I had to end a love I'd hoped would last through anything.
What I had failed to appreciate was that the mother of a young child cannot simply choose the man she wants and needs and love him wholeheartedly in her child's home without suffering the debilitating consequences of her child's wrath.
But lest I give a seven-year-old too much credit, let me add that my older beloved was himself a boy of 22, half my age and still wanting to be the child rather than father to the child. He was ill prepared to accept the structure entailed by life with me and my little familiar.
After only four months of living with the two of them, I felt thoroughly beaten up. I was ultimately to blame, of course. The band of searing pain wrapped around my core was because I couldn't imagine a situation in which love wasn't enough.
When my son was born, I discovered how much fun the simplest things could be: putting objects into a bucket and taking them out again, examining a crocus, reading every word of every piece of junk mail that came to the flat.
What made it all fun was loving and learning with my baby. Ray was named for the sun, and since I first laid dazzled eyes on him, I've been in orbit around him.
He enchanted my life, and I wanted to enchant his. When he planted crayons in the garden, I made sure they turned into a crayon tree.
Ray grew up and started school. Then I met a young man. Like me, he's a dreamer seeking enchantment. One of the things he liked about me was that I made a crayon tree bloom on the first day of spring.
With him I rediscovered the ecstasy in everyday, grown-up things: reading novels aloud, making pizza from scratch, watching a storm, chatting over espresso.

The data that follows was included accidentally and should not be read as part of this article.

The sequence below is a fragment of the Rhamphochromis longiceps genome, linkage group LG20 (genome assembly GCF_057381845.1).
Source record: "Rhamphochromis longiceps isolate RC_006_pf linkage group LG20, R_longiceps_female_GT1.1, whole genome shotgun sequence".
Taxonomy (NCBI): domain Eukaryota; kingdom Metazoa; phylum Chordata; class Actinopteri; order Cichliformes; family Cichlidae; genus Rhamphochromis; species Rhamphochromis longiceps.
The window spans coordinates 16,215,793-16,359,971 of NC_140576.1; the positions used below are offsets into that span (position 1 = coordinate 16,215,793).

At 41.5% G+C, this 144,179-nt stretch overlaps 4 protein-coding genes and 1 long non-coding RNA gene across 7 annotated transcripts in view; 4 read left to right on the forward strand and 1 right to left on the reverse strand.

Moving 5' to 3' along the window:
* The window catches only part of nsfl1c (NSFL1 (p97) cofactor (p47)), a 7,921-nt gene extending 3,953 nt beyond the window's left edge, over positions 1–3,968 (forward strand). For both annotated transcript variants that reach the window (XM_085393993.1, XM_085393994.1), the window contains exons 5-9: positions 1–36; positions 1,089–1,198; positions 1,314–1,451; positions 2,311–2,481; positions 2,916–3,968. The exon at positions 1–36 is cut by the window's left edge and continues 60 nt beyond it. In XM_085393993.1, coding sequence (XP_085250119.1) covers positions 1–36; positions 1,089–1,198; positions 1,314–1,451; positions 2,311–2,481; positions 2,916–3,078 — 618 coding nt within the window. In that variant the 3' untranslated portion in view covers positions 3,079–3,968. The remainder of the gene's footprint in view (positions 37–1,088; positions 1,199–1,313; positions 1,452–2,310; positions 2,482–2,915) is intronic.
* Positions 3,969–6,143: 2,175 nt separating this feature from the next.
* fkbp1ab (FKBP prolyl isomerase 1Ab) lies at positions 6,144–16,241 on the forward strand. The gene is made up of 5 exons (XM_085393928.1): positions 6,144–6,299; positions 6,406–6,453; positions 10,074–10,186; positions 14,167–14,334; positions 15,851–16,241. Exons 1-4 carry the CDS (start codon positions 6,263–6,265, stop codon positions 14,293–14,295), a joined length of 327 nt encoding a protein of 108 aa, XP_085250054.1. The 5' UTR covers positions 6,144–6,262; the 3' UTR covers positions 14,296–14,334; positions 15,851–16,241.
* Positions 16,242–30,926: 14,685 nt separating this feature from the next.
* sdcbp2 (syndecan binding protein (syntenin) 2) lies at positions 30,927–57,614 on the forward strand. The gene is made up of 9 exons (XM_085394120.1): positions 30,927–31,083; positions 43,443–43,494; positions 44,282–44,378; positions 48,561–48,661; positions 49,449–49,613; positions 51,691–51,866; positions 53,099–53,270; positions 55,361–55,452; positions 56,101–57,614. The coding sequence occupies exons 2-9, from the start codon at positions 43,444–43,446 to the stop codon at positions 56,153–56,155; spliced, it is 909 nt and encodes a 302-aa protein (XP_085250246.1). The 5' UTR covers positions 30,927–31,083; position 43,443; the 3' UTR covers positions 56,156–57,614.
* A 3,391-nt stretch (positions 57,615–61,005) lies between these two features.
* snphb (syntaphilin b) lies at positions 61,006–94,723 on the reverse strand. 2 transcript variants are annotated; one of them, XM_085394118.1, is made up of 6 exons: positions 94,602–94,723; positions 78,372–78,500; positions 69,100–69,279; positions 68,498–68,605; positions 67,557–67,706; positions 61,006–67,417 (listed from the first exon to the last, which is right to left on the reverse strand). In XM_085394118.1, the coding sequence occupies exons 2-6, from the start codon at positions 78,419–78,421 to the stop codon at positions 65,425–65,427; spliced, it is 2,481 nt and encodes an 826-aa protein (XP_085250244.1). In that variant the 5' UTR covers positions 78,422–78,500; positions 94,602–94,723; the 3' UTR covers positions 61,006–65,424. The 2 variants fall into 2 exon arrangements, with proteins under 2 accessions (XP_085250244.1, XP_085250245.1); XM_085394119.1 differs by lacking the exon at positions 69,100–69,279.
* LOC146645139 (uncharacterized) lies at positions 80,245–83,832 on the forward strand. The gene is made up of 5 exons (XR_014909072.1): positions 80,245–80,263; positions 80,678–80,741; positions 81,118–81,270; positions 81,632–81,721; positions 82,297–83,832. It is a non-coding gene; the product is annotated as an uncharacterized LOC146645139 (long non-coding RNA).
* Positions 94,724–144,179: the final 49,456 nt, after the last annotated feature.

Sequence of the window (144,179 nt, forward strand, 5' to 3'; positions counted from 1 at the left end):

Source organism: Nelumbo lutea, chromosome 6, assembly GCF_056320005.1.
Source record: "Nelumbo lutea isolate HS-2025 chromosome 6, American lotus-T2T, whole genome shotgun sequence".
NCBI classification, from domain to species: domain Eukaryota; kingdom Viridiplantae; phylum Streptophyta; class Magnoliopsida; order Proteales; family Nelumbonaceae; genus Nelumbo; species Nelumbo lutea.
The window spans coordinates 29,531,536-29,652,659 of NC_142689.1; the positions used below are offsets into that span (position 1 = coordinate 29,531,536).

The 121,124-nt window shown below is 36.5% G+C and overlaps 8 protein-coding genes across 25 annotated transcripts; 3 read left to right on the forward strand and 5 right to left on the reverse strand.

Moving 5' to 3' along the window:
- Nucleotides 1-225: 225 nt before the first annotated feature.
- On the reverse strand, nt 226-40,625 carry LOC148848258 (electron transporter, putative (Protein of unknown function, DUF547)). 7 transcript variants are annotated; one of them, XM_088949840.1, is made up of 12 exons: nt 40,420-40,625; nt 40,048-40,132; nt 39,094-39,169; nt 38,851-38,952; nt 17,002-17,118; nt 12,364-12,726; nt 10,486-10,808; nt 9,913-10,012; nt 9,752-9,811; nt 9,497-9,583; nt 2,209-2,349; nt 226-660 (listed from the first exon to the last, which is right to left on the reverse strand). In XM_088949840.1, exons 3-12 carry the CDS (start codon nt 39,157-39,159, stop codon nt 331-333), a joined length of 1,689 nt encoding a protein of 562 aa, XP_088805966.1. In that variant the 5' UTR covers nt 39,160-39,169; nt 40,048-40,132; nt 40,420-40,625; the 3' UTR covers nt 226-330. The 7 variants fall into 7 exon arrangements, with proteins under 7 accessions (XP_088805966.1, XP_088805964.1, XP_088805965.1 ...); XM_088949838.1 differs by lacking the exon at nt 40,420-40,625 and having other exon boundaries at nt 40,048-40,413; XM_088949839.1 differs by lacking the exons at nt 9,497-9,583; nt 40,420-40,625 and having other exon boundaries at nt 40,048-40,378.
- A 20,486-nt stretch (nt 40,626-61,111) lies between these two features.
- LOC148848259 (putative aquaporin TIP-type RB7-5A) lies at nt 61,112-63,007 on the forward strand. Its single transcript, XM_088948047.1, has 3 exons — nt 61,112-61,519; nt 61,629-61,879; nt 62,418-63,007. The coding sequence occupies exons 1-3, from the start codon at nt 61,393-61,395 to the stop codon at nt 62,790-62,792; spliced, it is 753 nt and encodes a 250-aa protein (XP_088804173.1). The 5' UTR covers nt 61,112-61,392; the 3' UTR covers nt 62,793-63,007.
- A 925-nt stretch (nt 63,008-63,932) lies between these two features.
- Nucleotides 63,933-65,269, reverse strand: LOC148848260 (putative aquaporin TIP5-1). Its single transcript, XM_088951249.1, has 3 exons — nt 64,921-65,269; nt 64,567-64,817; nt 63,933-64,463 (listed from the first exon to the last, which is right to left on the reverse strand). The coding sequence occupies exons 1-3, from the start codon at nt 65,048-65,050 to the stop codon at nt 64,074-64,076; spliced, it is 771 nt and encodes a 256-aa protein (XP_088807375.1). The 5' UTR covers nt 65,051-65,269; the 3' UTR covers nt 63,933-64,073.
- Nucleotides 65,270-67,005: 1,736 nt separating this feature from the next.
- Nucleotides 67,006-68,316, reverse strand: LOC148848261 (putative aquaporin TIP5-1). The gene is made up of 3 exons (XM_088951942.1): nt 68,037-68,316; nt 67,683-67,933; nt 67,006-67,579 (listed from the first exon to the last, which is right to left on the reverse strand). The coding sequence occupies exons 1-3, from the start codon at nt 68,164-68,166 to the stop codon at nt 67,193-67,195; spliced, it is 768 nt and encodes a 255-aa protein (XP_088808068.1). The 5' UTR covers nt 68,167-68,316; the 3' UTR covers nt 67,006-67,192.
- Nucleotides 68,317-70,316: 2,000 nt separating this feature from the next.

In bed with my dark and lovely partner, I learned that my body was capable of climbing to heaven. I found myself in orbit around another star.
I believed this boy with whom I felt as the gods must, buoyant and blissy, was my life partner.
It wasn't long before I had to acknowledge that I could not, in fact, live my life with him.
When my young man first moved in with us, my son would often crawl into our bed in the middle of the night. On my other side, my young man would stir, want me, come into me from behind.
My happiness was palpable. Strangers gave me flowers from their gardens or compliments on my smile, gifts to a goddess.
I wish I could say that my two sources of light and warmth melded into some kind of binary star system around which I negotiated a stable, if complex, orbit. Instead, it soon became clear that each expected his own gravity to prevail.
My son tried his best and loudest to reclaim me for himself alone.
His confusion and unhappiness at the sudden entrance of another into my heart made him intolerable company.
My young man, unsatisfied with fly-by kisses and frustrated by my child-dominated routine, started to fade away, spending nights out with a girl his own age and as carefree and unbound as himself.
My two boys resented each other, and I spent myself in a misguided attempt to facilitate their separate existences. I got so fed up with my life that once, when they were both out for the day, I posted a "No Boys" sign on my door. You know the kind, red circle, stick-figures with a line through them.
Just before he moved out, my young man wrote a bluesy song about the wretched turn our life together had taken. "She's got a kid who shares the bed," he sang.
Well, a year later, my kid still shares the bed, a bed where I lie dreaming of a life in which love is enough.
Liz Wertan is a pseudonym
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